America the Messy Yard Police State
Fireplace narcs continue their reign of terror!Fireplace narcs continue their reign of terror
There were 559 complaints of wood-burning for 2010
Of the 559 complaints, fireplace nannies issued four violations and four written warnings.
Fireplace narcs must witness smoke coming out of a residence's chimney before issuing warnings or violations. Does this mean the fire place narcs don't have an infrared red gun that can measure the heat coming out of a chimney?
I guess the good news is there are only four or five fireplace narcs.
Violations of no-burn rules continue
In 2010, officials received at least 559 complaints
by Michelle Ye Hee Lee - Jan. 2, 2011 08:47 PM
The Arizona Republic
The Valley's chilly weather may seem like the perfect time to huddle around the fireplace, but that is exactly what worries Maricopa County air-quality officials: the health risks posed by emissions from wood-burning.
The Maricopa County Air Quality Department issues no-burn days when the Arizona Department of Environmental Quality determines air contaminants will reach an unhealthful range based on federal guidelines.
The county usually issues no-burn days around Christmas and New Year's, when weather conditions trap pollution close to the ground and when families like to light their fireplaces.
But Valley residents continue to violate no-burn days each year. There were 559 complaints of wood-burning for 2010 as of Dec. 29.
Inspectors must witness and document smoke coming out of a residence's chimney or backyard fire before issuing warnings or violations. That creates a challenge to enforcing no-burn days.
Of the 559 complaints, air-quality inspectors issued four violations and four written warnings.
No-burn days apply specifically to residential wood-burning. There are some exemptions, including if the fireplace is a person's sole source of heat.
Smoke from wood-burning emits particles so tiny that about 30 of them would make up the width of a human hair.
Although people can sneeze out bigger particles, these settle in the lungs and cause health problems, especially for the elderly, children and people with asthma, or lung or heart disease.
"It's hard for people with healthy lungs to breathe when it gets really heavy. But for people who are asthmatic or have respiratory conditions, it can be deadly," said Sandy Bahr, director of the Sierra Club's Grand Canyon chapter.
Volunteer air-quality inspectors patrol the Valley during evenings around the holidays.
People receive a warning on their first violation of no-burn days. For subsequent violations, they are fined increasing amounts, up to $250.
Witnessing smoke coming out of a residential chimney, fire pit or chiminea isn't always easy. People can report violations via e-mail or phone. These complaints are dispatched to inspectors who go to the location and try to spot the chimney in action.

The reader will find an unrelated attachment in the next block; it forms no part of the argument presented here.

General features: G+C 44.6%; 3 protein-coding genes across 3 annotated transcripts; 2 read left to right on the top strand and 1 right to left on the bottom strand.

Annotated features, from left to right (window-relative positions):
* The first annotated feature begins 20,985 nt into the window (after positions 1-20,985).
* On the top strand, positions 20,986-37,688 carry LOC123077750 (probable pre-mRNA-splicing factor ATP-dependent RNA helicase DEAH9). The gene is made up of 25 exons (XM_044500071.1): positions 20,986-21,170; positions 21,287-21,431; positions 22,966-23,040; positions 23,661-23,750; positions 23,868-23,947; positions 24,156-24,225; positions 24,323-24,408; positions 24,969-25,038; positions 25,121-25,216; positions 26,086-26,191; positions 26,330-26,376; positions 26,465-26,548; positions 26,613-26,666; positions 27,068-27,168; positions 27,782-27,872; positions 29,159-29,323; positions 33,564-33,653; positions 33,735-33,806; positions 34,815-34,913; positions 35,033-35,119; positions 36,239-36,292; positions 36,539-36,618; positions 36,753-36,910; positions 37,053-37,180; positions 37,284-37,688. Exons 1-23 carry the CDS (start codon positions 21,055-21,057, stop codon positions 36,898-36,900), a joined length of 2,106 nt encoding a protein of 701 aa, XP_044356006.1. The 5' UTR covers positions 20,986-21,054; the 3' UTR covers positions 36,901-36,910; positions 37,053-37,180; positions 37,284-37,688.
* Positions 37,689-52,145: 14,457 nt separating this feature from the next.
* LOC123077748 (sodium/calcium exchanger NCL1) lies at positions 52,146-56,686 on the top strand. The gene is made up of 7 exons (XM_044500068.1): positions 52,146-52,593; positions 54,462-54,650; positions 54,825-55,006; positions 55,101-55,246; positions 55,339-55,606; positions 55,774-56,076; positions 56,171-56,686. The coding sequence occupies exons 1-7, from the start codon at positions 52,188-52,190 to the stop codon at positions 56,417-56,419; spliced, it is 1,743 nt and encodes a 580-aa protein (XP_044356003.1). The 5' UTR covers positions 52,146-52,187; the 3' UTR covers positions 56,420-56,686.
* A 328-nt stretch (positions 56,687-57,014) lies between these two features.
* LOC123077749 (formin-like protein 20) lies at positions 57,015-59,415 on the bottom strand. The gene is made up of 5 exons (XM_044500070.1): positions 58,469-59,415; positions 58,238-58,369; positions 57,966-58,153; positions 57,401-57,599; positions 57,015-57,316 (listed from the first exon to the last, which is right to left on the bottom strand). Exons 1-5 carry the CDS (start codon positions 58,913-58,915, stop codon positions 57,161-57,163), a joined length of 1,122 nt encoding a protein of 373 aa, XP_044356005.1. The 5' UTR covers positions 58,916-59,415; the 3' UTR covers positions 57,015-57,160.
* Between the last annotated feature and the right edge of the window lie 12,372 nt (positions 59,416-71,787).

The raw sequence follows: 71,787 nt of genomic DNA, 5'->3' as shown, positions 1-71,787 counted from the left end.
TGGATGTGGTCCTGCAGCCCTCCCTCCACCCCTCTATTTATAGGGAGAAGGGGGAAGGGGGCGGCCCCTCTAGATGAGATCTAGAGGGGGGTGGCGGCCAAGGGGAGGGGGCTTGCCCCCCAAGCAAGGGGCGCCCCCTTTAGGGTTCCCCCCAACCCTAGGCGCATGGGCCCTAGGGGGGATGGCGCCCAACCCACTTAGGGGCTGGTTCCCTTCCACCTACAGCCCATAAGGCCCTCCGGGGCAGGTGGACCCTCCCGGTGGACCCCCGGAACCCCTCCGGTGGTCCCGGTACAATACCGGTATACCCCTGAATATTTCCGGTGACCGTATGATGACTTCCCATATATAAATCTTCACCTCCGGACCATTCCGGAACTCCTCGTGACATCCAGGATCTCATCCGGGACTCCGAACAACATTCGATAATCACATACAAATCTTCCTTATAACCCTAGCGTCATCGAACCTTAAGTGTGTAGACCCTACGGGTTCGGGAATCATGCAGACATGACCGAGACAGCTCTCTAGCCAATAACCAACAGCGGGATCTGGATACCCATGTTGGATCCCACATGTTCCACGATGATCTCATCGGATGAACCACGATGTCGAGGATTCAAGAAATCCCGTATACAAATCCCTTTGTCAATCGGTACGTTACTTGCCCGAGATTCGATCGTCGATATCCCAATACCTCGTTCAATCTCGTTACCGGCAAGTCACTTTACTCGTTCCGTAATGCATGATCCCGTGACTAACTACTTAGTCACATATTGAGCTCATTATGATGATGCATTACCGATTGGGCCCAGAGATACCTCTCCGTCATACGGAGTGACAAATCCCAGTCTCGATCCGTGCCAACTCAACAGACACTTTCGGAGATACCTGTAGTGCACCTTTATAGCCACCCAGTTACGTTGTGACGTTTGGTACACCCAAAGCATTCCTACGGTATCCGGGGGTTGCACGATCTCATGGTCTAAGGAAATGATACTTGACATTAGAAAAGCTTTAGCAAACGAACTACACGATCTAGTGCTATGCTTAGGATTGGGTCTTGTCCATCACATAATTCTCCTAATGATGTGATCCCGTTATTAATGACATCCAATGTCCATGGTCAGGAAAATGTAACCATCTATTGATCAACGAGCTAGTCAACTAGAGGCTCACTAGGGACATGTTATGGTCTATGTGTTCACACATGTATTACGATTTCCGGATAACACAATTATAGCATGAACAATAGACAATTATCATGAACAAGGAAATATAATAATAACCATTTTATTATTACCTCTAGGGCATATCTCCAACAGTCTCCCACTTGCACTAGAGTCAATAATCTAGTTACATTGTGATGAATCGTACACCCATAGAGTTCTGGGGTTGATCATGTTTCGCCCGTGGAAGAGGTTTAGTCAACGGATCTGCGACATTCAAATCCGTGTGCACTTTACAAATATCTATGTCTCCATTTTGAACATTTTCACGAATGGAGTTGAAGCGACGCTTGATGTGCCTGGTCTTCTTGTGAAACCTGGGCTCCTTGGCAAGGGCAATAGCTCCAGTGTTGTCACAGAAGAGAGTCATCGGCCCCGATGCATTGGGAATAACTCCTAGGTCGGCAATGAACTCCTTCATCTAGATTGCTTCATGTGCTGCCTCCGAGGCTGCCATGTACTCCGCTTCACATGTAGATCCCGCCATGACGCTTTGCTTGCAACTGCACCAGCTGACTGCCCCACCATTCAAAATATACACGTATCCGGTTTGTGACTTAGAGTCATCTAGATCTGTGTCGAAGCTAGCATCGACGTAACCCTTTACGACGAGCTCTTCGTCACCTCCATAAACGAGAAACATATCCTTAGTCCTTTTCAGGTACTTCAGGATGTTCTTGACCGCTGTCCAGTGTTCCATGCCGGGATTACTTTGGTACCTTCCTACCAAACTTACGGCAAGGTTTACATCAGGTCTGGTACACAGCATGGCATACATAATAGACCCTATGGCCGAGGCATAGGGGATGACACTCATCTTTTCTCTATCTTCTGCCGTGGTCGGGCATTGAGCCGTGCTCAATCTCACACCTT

Inspectors log and check out every complaint, but the four or five inspectors driving around during a three-hour shift don't get to all the complaints that night.
On New Year's Eve and New Year's Day, there were a total of 85 complaints via phone or e-mail.
Michael Burton, environmental specialist and county air-quality inspector, went to five complaint locations during his shift.
Burton cranked down his truck window when he neared the locations to detect smoke by smell. There were hints of smoke in the air at most of his stops.
There was no visible smoke coming out of the houses in question, so he noted to follow up by sending no-burn-day mailers to the neighborhoods.
"Even though the complaint was specific and you can tell there's something going on, unless you pin it down specifically, you can't give them a violation," Burton said.
If there is smoke, as was the case at his fourth stop near Gilbert Road and University Drive in Mesa, Burton runs the address through the department's database to check for prior violations to determine whether to issue a warning or a fine. Education
Because it's difficult for inspectors to witness active smoke, Maricopa County Air Quality Director Bill Wiley said, the department focuses on educating the public about no-burn days by sending fliers to residences and posting them around neighborhoods, and announcing no-burn days via social media.
This year, the department added an outreach effort: posting signs in English and in Spanish along the roads of areas that commonly have wood-burning complaints.
More people are reporting complaints, but no-burn-day compliance remains a "situation of personal rights versus the rights of the general good," Wiley said.
The goal is to make people aware that no-burn days exist and that burning wood can be harmful to others in their neighborhood, he said.
The Sierra Club's Bahr said combining education with enforcement is important because more people will follow the rules if they know why they should, especially when some people may feel they are being asked to give up a holiday tradition.
"It's a big price to pay for ambience, but people's health is not worth it," Bahr said. "For your own sake and the sake of your neighbors, it's important to abide by those no-burn restrictions."
Maricopa County Fireplace narcs want to throw water on your Christmas day fire!The Maricopa County "fireplace narcs" or "chimney narcs" want to shut down your Christmas day fires and rain on your Christmas day parade. Hell I am an atheist and still am against these silly government regulations.
I suspect the million or so cars in the Phoenix area put more krap in to the air then all the fireplaces do. I suspect the real reason the Maricopa County "Fireplace narcs" want to put out our Christmas day fires is not to reduce the level of pollution, but to get the Federal money that they receive when their fireplace narcs shut down the fires.
Pollution advisory, 'no burn' restrictions issued
by Shaun McKinnon - Dec. 24, 2010 08:14 PM
The Arizona Republic